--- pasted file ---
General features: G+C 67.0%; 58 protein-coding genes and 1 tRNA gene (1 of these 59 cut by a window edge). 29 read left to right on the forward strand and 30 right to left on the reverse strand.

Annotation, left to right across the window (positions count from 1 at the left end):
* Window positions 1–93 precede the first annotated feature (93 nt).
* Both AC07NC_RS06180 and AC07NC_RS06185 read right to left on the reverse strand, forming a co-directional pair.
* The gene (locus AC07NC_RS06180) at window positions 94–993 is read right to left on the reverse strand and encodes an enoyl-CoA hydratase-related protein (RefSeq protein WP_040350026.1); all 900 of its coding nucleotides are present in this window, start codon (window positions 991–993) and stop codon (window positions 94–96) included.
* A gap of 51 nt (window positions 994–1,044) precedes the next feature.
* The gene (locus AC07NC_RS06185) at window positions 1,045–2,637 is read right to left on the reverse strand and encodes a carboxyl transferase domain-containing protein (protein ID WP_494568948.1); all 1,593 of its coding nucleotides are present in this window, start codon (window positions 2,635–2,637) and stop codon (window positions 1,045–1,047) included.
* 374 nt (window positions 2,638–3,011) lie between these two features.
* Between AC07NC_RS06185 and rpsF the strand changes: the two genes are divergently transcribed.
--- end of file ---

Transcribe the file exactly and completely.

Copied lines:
General features: G+C 67.0%; 58 protein-coding genes and 1 tRNA gene (1 of these 59 cut by a window edge). 29 read left to right on the forward strand and 30 right to left on the reverse strand.

Annotation, left to right across the window (positions count from 1 at the left end):
* Window positions 1–93 precede the first annotated feature (93 nt).
* Both AC07NC_RS06180 and AC07NC_RS06185 read right to left on the reverse strand, forming a co-directional pair.
* The gene (locus AC07NC_RS06180) at window positions 94–993 is read right to left on the reverse strand and encodes an enoyl-CoA hydratase-related protein (RefSeq protein WP_040350026.1); all 900 of its coding nucleotides are present in this window, start codon (window positions 991–993) and stop codon (window positions 94–96) included.
* A gap of 51 nt (window positions 994–1,044) precedes the next feature.
* The gene (locus AC07NC_RS06185) at window positions 1,045–2,637 is read right to left on the reverse strand and encodes a carboxyl transferase domain-containing protein (protein ID WP_494568948.1); all 1,593 of its coding nucleotides are present in this window, start codon (window positions 2,635–2,637) and stop codon (window positions 1,045–1,047) included.
* 374 nt (window positions 2,638–3,011) lie between these two features.
* Between AC07NC_RS06185 and rpsF the strand changes: the two genes are divergently transcribed.